215 Dirksen Senate Office Building
Chairman Hatch, Ranking Member Wyden, and distinguished Members of the Committee, thank you for the opportunity to appear today to discuss the enforcement of Intellectual Property Rights (IPR). Trade in counterfeit and pirated goods threatens the health and safety of American consumers, national security, and America’s innovation economy. As America’s unified border security agency, U.S. Customs and Border Protection (CBP) is responsible for enforcing nearly 500 U.S. trade laws and regulations on behalf of 49 other federal agencies, and plays a critical role in the Nation’s efforts to keep unsafe counterfeit and pirated goods from harming the American public.
In 2016 Congress passed the Trade Facilitation and Trade Enforcement Act of 2015 (TFTEA), which expanded CBP’s authority to enforce trade laws that affect national security, U.S. business competitiveness, and the collection of revenue- including IPR violations and import safety, two of the seven Priority Trade Issues (PTI) identified by TFTEA- while facilitating lawful international trade.
In Fiscal Year (FY) 2017, CBP processed $2.39 trillion in imports, 33.2 million entries and more than 28.5 million imported cargo containers at U.S. Ports of Entry (POE). In addition, CBP processes approximately 1.5 trillion in export of goods excluding services. CBP also seized more counterfeit and pirated goods than ever before. Seizures of shipments with violations of IPR increased by eight percent in FY 2017 over FY 2016. If the seized products had been genuine, the total estimated manufacturer’s suggested retail price (MSRP) of the items would have been more than $1.2 billion. CBP’s Office of Trade is a critical participant in CBP’s multi-layered and multi-faceted approach to identify violations and enforce IPR. Economic benefit modeling shows that the Office of Trade alone provides a $2.1 billion benefit to the American economy through our IPR efforts.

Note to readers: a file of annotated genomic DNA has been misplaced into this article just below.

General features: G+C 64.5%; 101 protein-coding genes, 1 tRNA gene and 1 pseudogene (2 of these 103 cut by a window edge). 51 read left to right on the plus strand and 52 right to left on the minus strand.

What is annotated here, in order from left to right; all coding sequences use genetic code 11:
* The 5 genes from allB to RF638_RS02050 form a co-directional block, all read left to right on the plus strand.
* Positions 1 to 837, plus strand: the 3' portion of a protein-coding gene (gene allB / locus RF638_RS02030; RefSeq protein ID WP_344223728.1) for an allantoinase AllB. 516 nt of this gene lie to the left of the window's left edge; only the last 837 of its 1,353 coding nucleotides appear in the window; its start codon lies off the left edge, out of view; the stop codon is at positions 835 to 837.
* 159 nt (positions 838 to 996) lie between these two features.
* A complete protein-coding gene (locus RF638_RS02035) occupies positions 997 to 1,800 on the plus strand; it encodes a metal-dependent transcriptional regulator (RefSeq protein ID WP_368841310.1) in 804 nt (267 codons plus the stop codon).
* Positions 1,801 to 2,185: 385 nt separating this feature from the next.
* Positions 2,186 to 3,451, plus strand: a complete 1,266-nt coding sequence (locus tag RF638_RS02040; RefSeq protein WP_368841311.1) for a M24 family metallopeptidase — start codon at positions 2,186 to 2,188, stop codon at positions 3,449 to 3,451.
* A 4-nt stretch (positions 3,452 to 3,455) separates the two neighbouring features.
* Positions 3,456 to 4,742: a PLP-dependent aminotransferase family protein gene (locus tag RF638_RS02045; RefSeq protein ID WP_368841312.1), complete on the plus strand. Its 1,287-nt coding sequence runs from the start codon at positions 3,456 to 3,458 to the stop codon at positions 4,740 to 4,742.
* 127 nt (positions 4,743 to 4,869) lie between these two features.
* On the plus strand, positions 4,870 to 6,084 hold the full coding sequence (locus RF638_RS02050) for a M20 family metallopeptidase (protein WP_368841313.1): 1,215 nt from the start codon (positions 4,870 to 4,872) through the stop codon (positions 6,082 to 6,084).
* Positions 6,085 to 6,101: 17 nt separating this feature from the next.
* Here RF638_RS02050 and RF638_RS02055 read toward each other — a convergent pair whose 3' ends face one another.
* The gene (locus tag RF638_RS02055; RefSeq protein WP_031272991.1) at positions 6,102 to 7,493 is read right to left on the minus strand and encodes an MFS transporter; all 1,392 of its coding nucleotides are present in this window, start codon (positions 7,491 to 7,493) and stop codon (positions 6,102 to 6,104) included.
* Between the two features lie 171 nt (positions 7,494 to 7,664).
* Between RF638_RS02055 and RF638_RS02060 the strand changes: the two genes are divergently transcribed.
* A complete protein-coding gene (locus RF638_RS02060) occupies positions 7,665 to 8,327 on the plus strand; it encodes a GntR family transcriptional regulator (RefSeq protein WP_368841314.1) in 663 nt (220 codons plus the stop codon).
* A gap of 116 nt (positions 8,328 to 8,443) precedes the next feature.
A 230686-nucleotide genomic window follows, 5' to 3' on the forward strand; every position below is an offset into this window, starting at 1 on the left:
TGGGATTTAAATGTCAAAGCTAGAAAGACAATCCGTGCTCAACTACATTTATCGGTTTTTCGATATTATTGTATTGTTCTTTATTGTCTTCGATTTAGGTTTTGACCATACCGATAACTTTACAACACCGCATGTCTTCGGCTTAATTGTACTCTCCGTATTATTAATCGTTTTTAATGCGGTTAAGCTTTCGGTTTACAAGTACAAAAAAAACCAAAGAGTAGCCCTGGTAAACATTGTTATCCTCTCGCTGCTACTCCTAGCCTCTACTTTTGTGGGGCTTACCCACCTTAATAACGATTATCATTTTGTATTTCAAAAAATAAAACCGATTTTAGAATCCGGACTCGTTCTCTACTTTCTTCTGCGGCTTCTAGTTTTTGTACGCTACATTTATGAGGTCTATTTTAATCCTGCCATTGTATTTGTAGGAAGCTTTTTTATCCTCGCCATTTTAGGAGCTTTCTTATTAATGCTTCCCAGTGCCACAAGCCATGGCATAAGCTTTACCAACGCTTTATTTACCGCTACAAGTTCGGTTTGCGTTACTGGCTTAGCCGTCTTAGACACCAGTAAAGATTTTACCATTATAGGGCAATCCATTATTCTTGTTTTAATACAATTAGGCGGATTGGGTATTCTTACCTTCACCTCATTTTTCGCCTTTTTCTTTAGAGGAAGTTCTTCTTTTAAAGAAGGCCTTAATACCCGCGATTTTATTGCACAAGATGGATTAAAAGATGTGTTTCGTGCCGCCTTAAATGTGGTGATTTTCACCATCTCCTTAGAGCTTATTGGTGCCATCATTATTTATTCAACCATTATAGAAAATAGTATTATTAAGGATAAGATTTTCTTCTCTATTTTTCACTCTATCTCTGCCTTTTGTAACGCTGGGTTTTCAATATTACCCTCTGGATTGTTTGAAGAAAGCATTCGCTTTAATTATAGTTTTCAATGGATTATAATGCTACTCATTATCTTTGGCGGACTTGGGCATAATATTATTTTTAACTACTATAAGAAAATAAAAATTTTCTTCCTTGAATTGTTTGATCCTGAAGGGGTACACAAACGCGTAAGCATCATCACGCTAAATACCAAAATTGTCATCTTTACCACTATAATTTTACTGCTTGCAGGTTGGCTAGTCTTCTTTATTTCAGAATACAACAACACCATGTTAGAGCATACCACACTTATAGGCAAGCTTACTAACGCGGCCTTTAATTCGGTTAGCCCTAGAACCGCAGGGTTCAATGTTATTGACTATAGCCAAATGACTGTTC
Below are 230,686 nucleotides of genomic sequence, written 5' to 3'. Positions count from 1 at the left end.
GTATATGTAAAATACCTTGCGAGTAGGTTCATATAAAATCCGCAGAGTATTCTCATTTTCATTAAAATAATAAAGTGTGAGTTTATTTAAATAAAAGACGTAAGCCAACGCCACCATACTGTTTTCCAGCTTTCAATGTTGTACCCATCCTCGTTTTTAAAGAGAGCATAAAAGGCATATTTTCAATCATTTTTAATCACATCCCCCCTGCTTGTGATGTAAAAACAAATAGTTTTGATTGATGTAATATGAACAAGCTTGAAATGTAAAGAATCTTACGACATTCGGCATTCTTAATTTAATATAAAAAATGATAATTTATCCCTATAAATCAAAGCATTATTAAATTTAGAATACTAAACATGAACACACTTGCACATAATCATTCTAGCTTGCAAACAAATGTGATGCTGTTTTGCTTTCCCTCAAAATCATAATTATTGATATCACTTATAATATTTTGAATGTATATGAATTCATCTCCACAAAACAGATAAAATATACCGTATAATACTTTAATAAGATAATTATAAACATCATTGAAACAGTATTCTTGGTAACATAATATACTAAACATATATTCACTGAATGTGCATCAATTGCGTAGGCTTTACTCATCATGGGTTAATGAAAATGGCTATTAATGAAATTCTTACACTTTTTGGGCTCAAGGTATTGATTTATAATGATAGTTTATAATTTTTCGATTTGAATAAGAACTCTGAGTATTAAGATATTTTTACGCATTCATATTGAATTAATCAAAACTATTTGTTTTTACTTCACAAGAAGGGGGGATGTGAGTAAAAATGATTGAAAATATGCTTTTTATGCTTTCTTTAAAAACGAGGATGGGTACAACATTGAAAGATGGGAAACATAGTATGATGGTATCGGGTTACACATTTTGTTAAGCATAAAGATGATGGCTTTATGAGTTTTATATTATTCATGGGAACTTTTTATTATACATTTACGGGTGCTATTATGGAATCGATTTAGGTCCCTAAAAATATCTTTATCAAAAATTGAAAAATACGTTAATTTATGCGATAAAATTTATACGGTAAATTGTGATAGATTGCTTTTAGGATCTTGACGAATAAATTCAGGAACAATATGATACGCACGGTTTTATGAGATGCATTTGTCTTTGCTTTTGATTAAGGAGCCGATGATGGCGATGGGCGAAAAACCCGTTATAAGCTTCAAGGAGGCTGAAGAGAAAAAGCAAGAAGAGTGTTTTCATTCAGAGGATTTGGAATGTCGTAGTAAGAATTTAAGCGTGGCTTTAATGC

CBP has seen a nearly 50 percent increase in express consignment shipments over the past five years. At the end of FY 2017, the average express consignment courier facility in the United States received an estimated 25 million shipments. This same facility received an averaged 2.4 million shipments in 1997, an increase of over 1,000 percent in 20 years. In FY 2013, CBP processed over 76 million express bills and, in FY 2017, CBP processed approximately 110 million bills. In FY 2013, CBP and the U.S. Postal Service (USPS) processed approximately 150 million international mail shipments. By FY 2017, the number of international mail shipments had swelled to over 400 million shipments.